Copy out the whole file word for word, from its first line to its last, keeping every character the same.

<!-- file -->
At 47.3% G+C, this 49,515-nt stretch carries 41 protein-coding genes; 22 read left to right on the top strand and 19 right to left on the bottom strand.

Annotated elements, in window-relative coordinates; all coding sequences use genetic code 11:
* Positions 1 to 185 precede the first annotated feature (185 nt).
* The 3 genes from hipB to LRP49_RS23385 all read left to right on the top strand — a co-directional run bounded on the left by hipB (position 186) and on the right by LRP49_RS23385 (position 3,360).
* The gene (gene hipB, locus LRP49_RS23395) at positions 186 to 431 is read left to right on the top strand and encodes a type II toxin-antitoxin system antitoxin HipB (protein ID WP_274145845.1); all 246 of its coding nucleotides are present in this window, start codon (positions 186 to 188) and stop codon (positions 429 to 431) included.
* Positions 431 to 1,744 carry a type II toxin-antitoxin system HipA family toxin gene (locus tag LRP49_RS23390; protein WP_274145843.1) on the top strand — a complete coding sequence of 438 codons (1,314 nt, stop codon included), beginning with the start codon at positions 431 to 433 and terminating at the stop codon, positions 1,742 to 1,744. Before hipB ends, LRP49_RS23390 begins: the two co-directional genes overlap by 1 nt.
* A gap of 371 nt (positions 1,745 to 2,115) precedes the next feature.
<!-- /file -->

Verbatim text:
At 47.3% G+C, this 49,515-nt stretch carries 41 protein-coding genes; 22 read left to right on the top strand and 19 right to left on the bottom strand.

Annotated elements, in window-relative coordinates; all coding sequences use genetic code 11:
* Positions 1 to 185 precede the first annotated feature (185 nt).
* The 3 genes from hipB to LRP49_RS23385 all read left to right on the top strand — a co-directional run bounded on the left by hipB (position 186) and on the right by LRP49_RS23385 (position 3,360).
* The gene (gene hipB, locus LRP49_RS23395) at positions 186 to 431 is read left to right on the top strand and encodes a type II toxin-antitoxin system antitoxin HipB (protein ID WP_274145845.1); all 246 of its coding nucleotides are present in this window, start codon (positions 186 to 188) and stop codon (positions 429 to 431) included.
* Positions 431 to 1,744 carry a type II toxin-antitoxin system HipA family toxin gene (locus tag LRP49_RS23390; protein WP_274145843.1) on the top strand — a complete coding sequence of 438 codons (1,314 nt, stop codon included), beginning with the start codon at positions 431 to 433 and terminating at the stop codon, positions 1,742 to 1,744. Before hipB ends, LRP49_RS23390 begins: the two co-directional genes overlap by 1 nt.
* A gap of 371 nt (positions 1,745 to 2,115) precedes the next feature.